June 24, 2017
Insects and biological classification schemes
Biologists use a hierarchical classification scheme.
Naturally different biologists may champion different schemes
or variations on the following scheme, but we ignore these squabbles.
Note that when talking about plants we use the term "division" rather than "phylum".
The botanists actually cleaned up their nomenclature before the zoologists got around to doing so.
At the top level, all of life is divided into 5 Kingdoms:
Note that a twofold division of life into eukaryotes and prokaryotes
is interesting, but set aside for our purposes.
- Monera (only prokaryotic organisms)
A given living thing fits into increasingly specific nested sets.
Here is how it works for a honey bee:
- Kingdom: Animalia
- Phylum: Arthropoda
- Class: Insecta
- Order: Hymenoptera
- Family: Apidae
- Genus: Apis
- Species: mellifera
Since we are interested in insects, we need to take a close look at the
classes in the Phylum Arthropoda. But before we can do that, we need to
consider three "subphylums":
For our purposes, we will ignore the Crustacea (with its 8 orders).
Spiders are fascinating, but they aren't insects, they are Arachnids,
so we should briefly look at the Chelicerata and then move on.
- Chelicerata (Arachnida, Merostomata, Pycnogonida)
- Uniramia (Insecta, Chilopoda, Diplopoda)
The Arachnids have 4 orders, as follows:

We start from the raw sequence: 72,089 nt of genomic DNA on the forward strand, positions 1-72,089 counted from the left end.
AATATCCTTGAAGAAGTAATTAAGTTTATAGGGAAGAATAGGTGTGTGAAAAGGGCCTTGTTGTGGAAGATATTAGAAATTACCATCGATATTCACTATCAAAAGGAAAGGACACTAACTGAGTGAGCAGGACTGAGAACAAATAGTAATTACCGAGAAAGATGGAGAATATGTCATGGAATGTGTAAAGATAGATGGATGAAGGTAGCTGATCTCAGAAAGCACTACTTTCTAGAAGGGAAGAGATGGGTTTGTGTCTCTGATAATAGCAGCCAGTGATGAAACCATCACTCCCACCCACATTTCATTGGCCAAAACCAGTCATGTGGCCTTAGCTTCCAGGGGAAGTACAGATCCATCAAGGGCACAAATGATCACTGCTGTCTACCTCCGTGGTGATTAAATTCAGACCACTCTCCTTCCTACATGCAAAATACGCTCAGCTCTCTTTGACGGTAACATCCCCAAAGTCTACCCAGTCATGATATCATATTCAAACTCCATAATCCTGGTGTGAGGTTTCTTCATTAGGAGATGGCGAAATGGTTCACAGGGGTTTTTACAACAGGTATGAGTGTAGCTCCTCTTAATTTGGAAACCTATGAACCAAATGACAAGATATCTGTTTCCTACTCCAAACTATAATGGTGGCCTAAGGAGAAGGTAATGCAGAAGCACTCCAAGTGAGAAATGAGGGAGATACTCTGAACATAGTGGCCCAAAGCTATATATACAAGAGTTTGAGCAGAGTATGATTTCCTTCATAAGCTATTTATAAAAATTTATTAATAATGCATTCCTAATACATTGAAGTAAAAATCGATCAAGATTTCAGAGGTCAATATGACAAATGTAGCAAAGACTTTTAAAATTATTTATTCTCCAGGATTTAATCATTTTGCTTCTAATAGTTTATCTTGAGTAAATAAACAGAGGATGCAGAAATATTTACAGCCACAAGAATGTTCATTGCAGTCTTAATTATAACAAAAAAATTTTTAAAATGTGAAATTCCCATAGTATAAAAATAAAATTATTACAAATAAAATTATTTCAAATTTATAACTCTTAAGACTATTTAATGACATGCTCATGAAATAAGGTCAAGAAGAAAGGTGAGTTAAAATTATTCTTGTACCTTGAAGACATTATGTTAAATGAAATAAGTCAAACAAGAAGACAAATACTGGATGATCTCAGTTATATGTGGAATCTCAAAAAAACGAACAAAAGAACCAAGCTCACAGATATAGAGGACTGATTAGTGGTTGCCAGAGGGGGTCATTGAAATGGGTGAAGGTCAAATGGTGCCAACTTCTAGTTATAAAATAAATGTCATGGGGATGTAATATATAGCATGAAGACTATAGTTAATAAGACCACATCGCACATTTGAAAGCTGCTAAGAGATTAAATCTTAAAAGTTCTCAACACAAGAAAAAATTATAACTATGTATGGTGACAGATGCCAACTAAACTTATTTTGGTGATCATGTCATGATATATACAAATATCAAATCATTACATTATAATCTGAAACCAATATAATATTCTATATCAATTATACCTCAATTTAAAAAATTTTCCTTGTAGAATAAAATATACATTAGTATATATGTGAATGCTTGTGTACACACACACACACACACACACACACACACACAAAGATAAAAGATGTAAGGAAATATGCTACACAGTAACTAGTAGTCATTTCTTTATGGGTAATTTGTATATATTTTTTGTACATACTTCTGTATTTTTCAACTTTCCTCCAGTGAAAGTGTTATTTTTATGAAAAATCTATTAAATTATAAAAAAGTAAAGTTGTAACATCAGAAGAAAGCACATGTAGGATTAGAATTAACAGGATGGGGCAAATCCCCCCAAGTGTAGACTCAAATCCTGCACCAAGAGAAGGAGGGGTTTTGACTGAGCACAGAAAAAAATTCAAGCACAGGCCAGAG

- Class: Pycnogonida (sea spiders)
- Class: Merostomata (horseshoe crabs)
- Class: Arachnida (4 orders)
Someday we will take a closer look at the Araneae.
- Acari (includes mites and chiggers)
- Opiliones (harvestment or daddy-longlegs)
- Araneae (the spiders)
The Uniramia has 3 classes:
- Insecta (many orders)
- Chilopoda (centipedes)
- Diplopoda (millipedes)
More than 70 percent of all named animal species are insects.
Approximately 90,000 described species are found in the United States and Canada,
and there are probably 125,000 species in this area. Here is a list of orders
mentioned in Brusca and Brusca:
In the above, a pair of asterisks indicates recent regrouping.
A single asterisk indicates an "oddball" order (but aren't all insects odd?).
- Thysanura (* silverfish, ...)
- Ephemeroptera (mayflies)
- Odonata (dragonflies and damselflies)
- Plecoptera (stoneflies)
- Blattodea (roaches)
- Isoptera (* termites)
- Mantodea (mantids)
- Dermaptera (* earwigs)
- Orthoptera (grasshoppers, crickets)
- Phasmida (stick insects)
- Embioptera (* webspinners)
- Psocoptera (* booklice)
- Phthiraptera (* lice)
- Hemiptera (bugs)
- Thysanoptera (* thrips)
- Coleoptera (beetles)
- Neuroptera (lacewings)
- Mecoptera (* hanging flies)
- Siphonaptera (* fleas)
- Diptera (flies)
- Trichoptera (caddisflies)
- Lepidoptera (butterflies, moths)
- Hymenoptera (wasps, bees, ants)
- Strepsiptera (* twisted wing parasites)
- Archeognatha (* jumping bristletails)
- Notoptera (** includes Mantophasmatodea and Grylloblatodea)
- Megaloptera (** alderflies, was in neuroptera)
- Raphidioptera (** snakeflies, was in neuroptera)
- Zoraptera (** angel insects, 39 species)
One out of every four animals is a beetle.
There are over 24,000 species in North America north of Mexico.
Have any comments? Questions?
Drop me a line!
Tom's Insect pages / email@example.com